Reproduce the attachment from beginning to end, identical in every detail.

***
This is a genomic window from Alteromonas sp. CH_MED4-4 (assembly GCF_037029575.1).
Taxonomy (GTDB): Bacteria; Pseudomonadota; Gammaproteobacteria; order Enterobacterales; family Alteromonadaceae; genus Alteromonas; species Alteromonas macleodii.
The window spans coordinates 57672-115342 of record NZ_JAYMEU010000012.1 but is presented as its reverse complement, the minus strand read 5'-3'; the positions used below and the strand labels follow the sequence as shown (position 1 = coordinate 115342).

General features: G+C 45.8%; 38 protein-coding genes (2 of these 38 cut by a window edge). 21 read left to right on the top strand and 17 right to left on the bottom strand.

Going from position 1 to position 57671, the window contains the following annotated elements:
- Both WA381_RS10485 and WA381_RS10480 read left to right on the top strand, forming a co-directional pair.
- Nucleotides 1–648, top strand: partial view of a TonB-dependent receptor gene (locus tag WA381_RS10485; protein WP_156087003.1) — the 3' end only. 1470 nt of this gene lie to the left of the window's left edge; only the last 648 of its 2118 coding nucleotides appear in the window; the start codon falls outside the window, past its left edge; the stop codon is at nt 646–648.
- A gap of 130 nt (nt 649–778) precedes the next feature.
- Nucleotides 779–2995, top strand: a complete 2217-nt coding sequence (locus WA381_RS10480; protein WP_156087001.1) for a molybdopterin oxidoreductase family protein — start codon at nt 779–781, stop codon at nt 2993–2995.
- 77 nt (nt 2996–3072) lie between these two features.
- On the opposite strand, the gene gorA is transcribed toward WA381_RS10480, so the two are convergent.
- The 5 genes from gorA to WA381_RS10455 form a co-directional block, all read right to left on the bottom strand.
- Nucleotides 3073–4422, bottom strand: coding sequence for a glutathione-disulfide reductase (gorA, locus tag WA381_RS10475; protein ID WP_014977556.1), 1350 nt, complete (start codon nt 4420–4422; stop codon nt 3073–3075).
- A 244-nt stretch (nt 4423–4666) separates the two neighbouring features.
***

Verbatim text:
This is a genomic window from Alteromonas sp. CH_MED4-4 (assembly GCF_037029575.1).
Taxonomy (GTDB): Bacteria; Pseudomonadota; Gammaproteobacteria; order Enterobacterales; family Alteromonadaceae; genus Alteromonas; species Alteromonas macleodii.
The window spans coordinates 57672-115342 of record NZ_JAYMEU010000012.1 but is presented as its reverse complement, the minus strand read 5'-3'; the positions used below and the strand labels follow the sequence as shown (position 1 = coordinate 115342).

General features: G+C 45.8%; 38 protein-coding genes (2 of these 38 cut by a window edge). 21 read left to right on the top strand and 17 right to left on the bottom strand.

Going from position 1 to position 57671, the window contains the following annotated elements:
- Both WA381_RS10485 and WA381_RS10480 read left to right on the top strand, forming a co-directional pair.
- Nucleotides 1–648, top strand: partial view of a TonB-dependent receptor gene (locus tag WA381_RS10485; protein WP_156087003.1) — the 3' end only. 1470 nt of this gene lie to the left of the window's left edge; only the last 648 of its 2118 coding nucleotides appear in the window; the start codon falls outside the window, past its left edge; the stop codon is at nt 646–648.
- A gap of 130 nt (nt 649–778) precedes the next feature.
- Nucleotides 779–2995, top strand: a complete 2217-nt coding sequence (locus WA381_RS10480; protein WP_156087001.1) for a molybdopterin oxidoreductase family protein — start codon at nt 779–781, stop codon at nt 2993–2995.
- 77 nt (nt 2996–3072) lie between these two features.
- On the opposite strand, the gene gorA is transcribed toward WA381_RS10480, so the two are convergent.
- The 5 genes from gorA to WA381_RS10455 form a co-directional block, all read right to left on the bottom strand.
- Nucleotides 3073–4422, bottom strand: coding sequence for a glutathione-disulfide reductase (gorA, locus tag WA381_RS10475; protein ID WP_014977556.1), 1350 nt, complete (start codon nt 4420–4422; stop codon nt 3073–3075).
- A 244-nt stretch (nt 4423–4666) separates the two neighbouring features.